This story is retold to me by my little brother, Travis, as I cannot recall the details of it myself.

The setting: Snyder, Texas.

A town so small and insignificant that it didn’t get its first McDonalds until the 90’s. It was an up and coming little town at one point, during the oil years of the 80’s. But then the oil boom, became an oil bust, as they always do. When that happened, the town, like an old woman, shriveled up and shrank somewhat.

This was just before the bust. My family lived on the bottom floor of a run-down apartment building — The Coleman Apartments. These apartments held many families just like mine, worn down blue collar families who had never seen any other style of life than these tenements.

With these families come children. Lots of children. Lots of screaming and hooting children.

Childhood is fraught with perils. Spinach, brussels sprouts and bullies, not necessarily in that order.

I am a fairly laid back guy. Ask anyone, they’ll agree.

However, along with my easygoing nature, comes with an incongruous measure of justice. So much, that if something were to rouse my nature as a justiciar, I would wreak havoc upon them, with little to no regard for my well-being.

So, To tell the story as my brother retells it:

It was a summer afternoon. The kind that impels the neighborhood children to open up fire hydrants and to make slip-n-slides appear as if by prestidigitation. When the heat comes on strong, the bullies come out, to take their frustrations out on the smaller children. This was no exception.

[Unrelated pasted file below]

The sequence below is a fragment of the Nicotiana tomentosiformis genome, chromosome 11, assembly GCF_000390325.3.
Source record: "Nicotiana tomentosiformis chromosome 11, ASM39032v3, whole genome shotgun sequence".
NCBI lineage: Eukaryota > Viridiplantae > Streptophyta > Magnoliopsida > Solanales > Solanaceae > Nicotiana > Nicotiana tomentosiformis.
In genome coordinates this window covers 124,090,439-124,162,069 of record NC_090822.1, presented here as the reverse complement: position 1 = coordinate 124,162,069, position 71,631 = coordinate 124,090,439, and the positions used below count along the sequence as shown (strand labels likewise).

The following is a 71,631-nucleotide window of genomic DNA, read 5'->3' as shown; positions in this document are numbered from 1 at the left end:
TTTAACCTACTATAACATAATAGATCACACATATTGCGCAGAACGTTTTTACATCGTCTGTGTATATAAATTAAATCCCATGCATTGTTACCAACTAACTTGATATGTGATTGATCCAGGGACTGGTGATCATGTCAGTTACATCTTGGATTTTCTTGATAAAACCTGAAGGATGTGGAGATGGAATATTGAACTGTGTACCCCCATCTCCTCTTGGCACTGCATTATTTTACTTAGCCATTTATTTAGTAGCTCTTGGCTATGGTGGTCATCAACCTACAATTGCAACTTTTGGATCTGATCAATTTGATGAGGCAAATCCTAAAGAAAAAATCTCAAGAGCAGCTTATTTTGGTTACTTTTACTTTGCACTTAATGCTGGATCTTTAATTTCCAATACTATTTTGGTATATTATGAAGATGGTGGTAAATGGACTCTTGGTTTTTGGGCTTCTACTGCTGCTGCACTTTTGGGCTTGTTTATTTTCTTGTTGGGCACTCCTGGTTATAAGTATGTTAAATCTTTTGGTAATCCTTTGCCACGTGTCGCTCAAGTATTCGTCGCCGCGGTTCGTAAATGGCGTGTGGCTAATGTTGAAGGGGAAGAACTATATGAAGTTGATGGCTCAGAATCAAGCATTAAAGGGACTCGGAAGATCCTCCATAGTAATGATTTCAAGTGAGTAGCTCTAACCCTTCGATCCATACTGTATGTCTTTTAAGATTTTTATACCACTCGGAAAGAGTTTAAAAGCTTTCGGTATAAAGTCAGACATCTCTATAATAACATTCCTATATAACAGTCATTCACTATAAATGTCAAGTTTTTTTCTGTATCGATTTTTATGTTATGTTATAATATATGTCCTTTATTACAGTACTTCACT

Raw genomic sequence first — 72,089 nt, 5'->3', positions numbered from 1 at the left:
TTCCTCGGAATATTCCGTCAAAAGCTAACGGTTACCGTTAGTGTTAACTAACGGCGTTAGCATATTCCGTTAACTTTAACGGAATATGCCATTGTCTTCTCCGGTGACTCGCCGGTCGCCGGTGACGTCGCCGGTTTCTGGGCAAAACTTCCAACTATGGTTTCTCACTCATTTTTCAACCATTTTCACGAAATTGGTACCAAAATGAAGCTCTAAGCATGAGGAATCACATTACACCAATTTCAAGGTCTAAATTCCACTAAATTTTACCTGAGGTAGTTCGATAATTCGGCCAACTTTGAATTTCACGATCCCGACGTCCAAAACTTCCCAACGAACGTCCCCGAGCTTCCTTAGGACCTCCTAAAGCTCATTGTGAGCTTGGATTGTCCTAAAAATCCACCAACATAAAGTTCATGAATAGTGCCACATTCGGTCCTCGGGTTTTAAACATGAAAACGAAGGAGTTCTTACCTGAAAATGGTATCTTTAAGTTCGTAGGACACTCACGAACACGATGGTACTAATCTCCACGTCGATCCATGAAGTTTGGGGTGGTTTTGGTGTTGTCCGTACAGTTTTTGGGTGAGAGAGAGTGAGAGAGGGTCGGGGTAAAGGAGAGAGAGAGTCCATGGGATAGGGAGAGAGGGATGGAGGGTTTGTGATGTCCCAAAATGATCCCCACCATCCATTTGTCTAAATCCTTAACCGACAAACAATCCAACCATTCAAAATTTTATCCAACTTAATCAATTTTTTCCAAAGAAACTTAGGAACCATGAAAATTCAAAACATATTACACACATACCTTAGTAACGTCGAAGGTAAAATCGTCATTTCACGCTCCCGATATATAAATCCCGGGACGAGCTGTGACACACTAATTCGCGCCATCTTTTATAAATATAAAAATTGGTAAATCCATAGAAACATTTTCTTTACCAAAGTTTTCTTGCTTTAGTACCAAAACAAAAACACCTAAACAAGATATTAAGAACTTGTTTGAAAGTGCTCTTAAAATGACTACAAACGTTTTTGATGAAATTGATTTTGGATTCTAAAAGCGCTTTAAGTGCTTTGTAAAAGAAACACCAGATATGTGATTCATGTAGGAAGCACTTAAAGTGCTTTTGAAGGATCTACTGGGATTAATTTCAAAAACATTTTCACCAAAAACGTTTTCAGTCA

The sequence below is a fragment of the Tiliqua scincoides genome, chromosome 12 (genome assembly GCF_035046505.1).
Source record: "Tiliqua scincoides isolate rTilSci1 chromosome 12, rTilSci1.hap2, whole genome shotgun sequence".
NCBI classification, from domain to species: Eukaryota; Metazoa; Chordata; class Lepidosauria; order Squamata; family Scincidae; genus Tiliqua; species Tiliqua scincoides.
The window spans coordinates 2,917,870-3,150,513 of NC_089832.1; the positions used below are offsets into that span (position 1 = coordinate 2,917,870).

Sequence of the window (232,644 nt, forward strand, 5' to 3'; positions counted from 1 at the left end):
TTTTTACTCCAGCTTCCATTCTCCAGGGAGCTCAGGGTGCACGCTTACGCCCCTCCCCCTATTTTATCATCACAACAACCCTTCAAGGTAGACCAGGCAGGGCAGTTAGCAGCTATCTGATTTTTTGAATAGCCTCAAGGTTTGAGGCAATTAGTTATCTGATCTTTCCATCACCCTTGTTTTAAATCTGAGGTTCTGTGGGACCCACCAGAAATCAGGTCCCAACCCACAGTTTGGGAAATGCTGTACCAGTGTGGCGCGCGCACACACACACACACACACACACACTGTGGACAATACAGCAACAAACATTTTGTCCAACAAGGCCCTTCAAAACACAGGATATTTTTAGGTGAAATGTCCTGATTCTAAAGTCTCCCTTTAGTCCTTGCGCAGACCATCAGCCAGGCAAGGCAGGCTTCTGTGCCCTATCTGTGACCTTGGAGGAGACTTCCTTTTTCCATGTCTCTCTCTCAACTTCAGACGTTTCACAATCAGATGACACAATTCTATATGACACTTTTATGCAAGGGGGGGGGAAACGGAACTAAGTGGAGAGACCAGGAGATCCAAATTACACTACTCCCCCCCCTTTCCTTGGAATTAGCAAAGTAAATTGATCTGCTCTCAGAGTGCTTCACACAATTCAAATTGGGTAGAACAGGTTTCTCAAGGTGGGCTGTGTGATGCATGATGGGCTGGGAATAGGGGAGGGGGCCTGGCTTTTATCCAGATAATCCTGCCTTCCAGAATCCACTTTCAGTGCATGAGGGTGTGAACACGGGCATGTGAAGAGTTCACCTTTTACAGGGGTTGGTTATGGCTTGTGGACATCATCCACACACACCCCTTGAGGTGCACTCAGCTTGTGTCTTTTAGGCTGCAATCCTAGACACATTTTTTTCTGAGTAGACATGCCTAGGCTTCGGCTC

Apparently, some kid ran down the block past my apartment (read: hovel) calling for help, as his brother was being beaten up by a bully.

So I rose from my place, playing with antlions in the dirt, looked into the distance, with a hard look in my eyes and took off running at top speed. (with Travis quickly behind me)

The scenery blurred as my short legs (I was seven at the time) chugged me along like a locomotive.

As my target came into view, my brother tells me my speed increased even more, and I ran, head held low as I made my approach.

With a heroic crash, I plowed into this slug, this pathetic waste of skin, this bully. I can only imagine I got him square on the solar plexus, as he crumpled and fell immediately. I then began jumping up and down on my fallen foe. Some would have said that the fight was done the moment he fell, but I wanted to make sure that every other fight after that was won as well, so I kicked him without mercy, and stood triumphant over his fallen form, taking in the cheers and adoration of the neighborhood children who had witnessed the entire thing.

That bully was never seen again (I’m told that his family moved out of embarrassment, which would be true justice)

It took a trip back to Snyder in my middle teens to make me realize the impact of my actions, as I was approached by a kid my age, who instantly recognized me because of my heroics that day.

Good times.


One thought on “Heroics

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